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Exploring your options for cover crop desiccation


At this point in the New Year (and if you haven't already) it's time to plan how you're going to break down your cover crop. While it's true that frosts can do some of the work, most winters (including this one) won't kill cover crops outright. How yours is destroyed can be as important as what was actually grown to allow for the best entry into your spring crop.

​Where do I start?

There are a few things to think about before destroying your cover crop. Soil type is important to consider as well as the actual cover crop in the ground and the drill being used for the following cash crop. 

Management is generally easier on light and medium soils where spraying and/or grazing cover crops in the coming weeks (with some degree of incorporation ahead of a spring crop) is suitable. On heavier soils, particularly where surface structures and drainage are poor, management can prove more difficult. Often desiccating a cover crop early enough to allow the soil surface to dry will prove beneficial. If your cover crops were part of your EFA they must have been retained until at least 15th January 2018. Biofumigant crops have specialised destruction requirements to follow too.

What are my options?


Autumn established covers can be killed off by frost action and followed with rolling.


This provides a financial gain, reduces any residue to contend with and there's the bonus of some nutrients being made more plant-available. Livestock will graze between 50-80% of the crop but if you do opt for this method it should be approached with care. Doing it for too long on heavy soils can impact soil structure via surface capping. Grazing will not always lead to full destruction either – some plants will grow back so additional methods are likely needed.

Non-chemical means

Flails or toppers can do similar work to livestock by chopping the cover crops into mulch. However, this leaves a mat of residue which stops the soil surface drying – particularly on heavy soils.


The desiccation method needed depends on which of the below methods were used to incorporate the cover crops:

  • Ploughing in the cover crop into the soil;
  • Minimum tillage to incorporate the cover crop residue;
  • Direct drilling into the standing cover crop.

Before going ahead with any destruction you should consider weed pressure on the farm and which crop will follow.

Ploughing is an option but has drawbacks from a soil biology view. It creates a conventional seedbed and much of the work of a cover crop (capturing nutrients, stopping soil erosion etc.) have been achieved by the time the plough is put into the ground in spring. Depending on the cover crop size, canopy flailing may need to be considered before ploughing for ease.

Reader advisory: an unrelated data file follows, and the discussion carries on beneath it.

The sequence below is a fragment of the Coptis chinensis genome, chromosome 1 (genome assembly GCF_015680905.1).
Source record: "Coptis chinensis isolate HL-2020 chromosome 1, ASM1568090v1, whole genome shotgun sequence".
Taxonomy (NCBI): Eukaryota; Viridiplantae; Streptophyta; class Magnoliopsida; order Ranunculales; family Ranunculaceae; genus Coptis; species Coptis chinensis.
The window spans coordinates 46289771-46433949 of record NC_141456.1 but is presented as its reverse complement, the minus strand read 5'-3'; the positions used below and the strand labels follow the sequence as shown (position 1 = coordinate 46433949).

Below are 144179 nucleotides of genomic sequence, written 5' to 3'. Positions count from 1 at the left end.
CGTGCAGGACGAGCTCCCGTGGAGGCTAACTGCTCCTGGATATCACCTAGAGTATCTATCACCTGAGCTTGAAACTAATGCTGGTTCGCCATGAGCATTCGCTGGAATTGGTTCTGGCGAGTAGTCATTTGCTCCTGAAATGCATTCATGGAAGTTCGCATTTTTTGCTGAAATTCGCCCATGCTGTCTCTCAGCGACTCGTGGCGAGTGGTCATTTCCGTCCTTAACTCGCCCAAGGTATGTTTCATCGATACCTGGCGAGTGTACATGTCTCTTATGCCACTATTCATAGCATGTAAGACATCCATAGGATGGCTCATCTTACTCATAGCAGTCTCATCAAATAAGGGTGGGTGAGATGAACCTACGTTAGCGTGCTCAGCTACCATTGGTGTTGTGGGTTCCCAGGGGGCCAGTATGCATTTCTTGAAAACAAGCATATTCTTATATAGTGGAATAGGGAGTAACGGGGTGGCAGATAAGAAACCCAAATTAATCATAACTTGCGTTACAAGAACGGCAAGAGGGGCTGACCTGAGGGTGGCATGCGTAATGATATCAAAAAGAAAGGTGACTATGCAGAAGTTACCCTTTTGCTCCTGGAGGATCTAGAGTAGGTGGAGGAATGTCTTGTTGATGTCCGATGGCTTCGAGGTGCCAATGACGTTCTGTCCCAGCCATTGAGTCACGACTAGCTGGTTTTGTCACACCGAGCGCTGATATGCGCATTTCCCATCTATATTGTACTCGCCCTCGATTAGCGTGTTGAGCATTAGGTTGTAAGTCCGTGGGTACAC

Min-tillage (to create a seedbed in front of the drill) can be used too although this operation is probably influenced by cover crop residues. Flailing may need to be considered and/or much earlier destruction of the cover crop by chemical means to allow time for the residue to die down and become workable. Often 6-8 weeks is best for this, so early planning is required.

Direct drilling or 'drilling on the green' can be a preferred option as it reduces costs and increases soil benefits. Specialist drills may be required – disc drills are usually the most favourable. There is mixed opinion on whether you should flail/crimper roll or chemically destroy the crop long before drilling, or spray the cover crop days before drilling so it is effectively still green. On-farm experience and trials will be the best way to decide.

If black-grass control is a main driving force on the farm then little disturbance in the spring is key for reducing 'fresh' germination. A delayed drilling approach will allow a spring flush of black-grass.

Chemical desiccation

This tends to be easier for most farms. Having been re-registered, glyphosate is the obvious option in most situations either as a split dose or as one dose if the canopy/weed pressure is okay. If significant crop die-down is required early application is best as glyphosate takes longer to work in the cooler winter/early spring months. Earlier applications aimed at 'opening up' the crop may benefit from the addition of 2,4-D (as in Kyleo) or carfentrazone (Shark) as these work faster – on brassica species in particular. They can also help glyphosate with other weed species such as cranesbill, nettles and willowherb.

You should always consider restrictions related to the following crop – these can vary depending on the type and how it will be planted. Two hits of chemical would be a wise choice to ensure any black-grass is controlled before planting another crop, but please ask your advisor for help with your own circumstances. Particular attention should be given to cover crop destruction in front of sugar beet, spring beans and peas because the herbicides may not cover wide weed spectrums.

For expert guidance on applications pre-cereals and pre-sugar beet/pulses speak to your local Frontier agronomist.

Spring drilling

Cover crops will naturally loosen soil and create tilth with vertical soil structure. There's usually no need to destroy this with cultivation or ploughing. You may choose to direct drill or minimally cultivate to establish the following spring crop; however this may be a challenge on heavier soils.

​Rob Nightingale, ​agronomist. 

For specific advice for your business related to this blog or any other aspect of crop production get in touch with the Frontier or Kings team.

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Tuesday, 23 April 2024

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